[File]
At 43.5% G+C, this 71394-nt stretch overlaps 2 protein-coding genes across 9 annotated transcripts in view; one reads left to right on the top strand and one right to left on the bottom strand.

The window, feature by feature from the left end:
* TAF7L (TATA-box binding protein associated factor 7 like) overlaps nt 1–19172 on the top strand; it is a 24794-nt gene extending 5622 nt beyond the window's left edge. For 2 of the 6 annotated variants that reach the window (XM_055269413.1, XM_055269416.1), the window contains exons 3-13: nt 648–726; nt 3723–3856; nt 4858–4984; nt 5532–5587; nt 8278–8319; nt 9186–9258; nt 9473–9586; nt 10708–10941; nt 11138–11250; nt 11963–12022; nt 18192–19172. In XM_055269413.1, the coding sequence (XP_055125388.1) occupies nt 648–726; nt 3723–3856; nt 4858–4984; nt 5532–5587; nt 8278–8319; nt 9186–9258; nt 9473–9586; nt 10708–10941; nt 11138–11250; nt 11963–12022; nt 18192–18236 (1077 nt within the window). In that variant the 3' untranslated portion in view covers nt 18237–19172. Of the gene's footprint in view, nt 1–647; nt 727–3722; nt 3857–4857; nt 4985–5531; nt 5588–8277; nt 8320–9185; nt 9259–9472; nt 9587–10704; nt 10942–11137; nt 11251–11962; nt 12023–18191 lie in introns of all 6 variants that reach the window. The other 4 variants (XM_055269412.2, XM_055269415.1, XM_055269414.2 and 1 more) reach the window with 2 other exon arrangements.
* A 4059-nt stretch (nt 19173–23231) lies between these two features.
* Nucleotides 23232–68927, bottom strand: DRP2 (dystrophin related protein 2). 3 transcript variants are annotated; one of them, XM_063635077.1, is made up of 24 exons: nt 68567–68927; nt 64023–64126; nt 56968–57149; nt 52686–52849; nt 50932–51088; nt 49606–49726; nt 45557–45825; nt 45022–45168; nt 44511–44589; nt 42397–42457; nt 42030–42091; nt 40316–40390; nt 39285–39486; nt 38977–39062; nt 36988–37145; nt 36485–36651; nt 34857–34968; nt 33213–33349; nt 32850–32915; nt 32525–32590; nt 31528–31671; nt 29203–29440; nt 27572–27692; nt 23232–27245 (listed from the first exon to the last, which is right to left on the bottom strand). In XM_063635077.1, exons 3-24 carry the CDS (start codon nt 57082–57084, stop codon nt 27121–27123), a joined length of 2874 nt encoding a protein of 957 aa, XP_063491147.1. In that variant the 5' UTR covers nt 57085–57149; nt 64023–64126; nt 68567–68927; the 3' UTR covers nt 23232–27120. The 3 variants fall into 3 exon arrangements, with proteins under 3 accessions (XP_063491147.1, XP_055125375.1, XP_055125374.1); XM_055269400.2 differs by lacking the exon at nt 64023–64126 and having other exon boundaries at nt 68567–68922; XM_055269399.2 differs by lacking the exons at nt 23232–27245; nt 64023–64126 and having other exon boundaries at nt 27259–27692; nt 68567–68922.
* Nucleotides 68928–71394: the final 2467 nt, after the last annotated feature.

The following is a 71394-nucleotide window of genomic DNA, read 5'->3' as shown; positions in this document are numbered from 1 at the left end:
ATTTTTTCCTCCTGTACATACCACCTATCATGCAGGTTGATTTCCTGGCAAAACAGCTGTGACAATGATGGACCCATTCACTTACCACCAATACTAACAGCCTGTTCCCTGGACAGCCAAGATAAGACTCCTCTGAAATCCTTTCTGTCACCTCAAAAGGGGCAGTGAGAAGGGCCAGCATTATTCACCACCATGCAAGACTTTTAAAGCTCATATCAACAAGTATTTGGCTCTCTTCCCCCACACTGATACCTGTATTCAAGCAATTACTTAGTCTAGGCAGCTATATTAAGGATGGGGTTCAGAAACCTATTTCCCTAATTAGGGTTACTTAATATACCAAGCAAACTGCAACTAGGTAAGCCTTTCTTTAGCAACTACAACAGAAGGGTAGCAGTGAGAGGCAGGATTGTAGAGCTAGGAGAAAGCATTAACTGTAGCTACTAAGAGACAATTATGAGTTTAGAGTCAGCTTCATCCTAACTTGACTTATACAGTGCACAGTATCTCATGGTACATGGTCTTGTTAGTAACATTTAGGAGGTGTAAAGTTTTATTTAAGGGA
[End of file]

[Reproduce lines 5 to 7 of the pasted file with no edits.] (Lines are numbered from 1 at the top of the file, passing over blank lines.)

* Nucleotides 23232–68927, bottom strand: DRP2 (dystrophin related protein 2). 3 transcript variants are annotated; one of them, XM_063635077.1, is made up of 24 exons: nt 68567–68927; nt 64023–64126; nt 56968–57149; nt 52686–52849; nt 50932–51088; nt 49606–49726; nt 45557–45825; nt 45022–45168; nt 44511–44589; nt 42397–42457; nt 42030–42091; nt 40316–40390; nt 39285–39486; nt 38977–39062; nt 36988–37145; nt 36485–36651; nt 34857–34968; nt 33213–33349; nt 32850–32915; nt 32525–32590; nt 31528–31671; nt 29203–29440; nt 27572–27692; nt 23232–27245 (listed from the first exon to the last, which is right to left on the bottom strand). In XM_063635077.1, exons 3-24 carry the CDS (start codon nt 57082–57084, stop codon nt 27121–27123), a joined length of 2874 nt encoding a protein of 957 aa, XP_063491147.1. In that variant the 5' UTR covers nt 57085–57149; nt 64023–64126; nt 68567–68927; the 3' UTR covers nt 23232–27120. The 3 variants fall into 3 exon arrangements, with proteins under 3 accessions (XP_063491147.1, XP_055125375.1, XP_055125374.1); XM_055269400.2 differs by lacking the exon at nt 64023–64126 and having other exon boundaries at nt 68567–68922; XM_055269399.2 differs by lacking the exons at nt 23232–27245; nt 64023–64126 and having other exon boundaries at nt 27259–27692; nt 68567–68922.
* Nucleotides 68928–71394: the final 2467 nt, after the last annotated feature.

The following is a 71394-nucleotide window of genomic DNA, read 5'->3' as shown; positions in this document are numbered from 1 at the left end: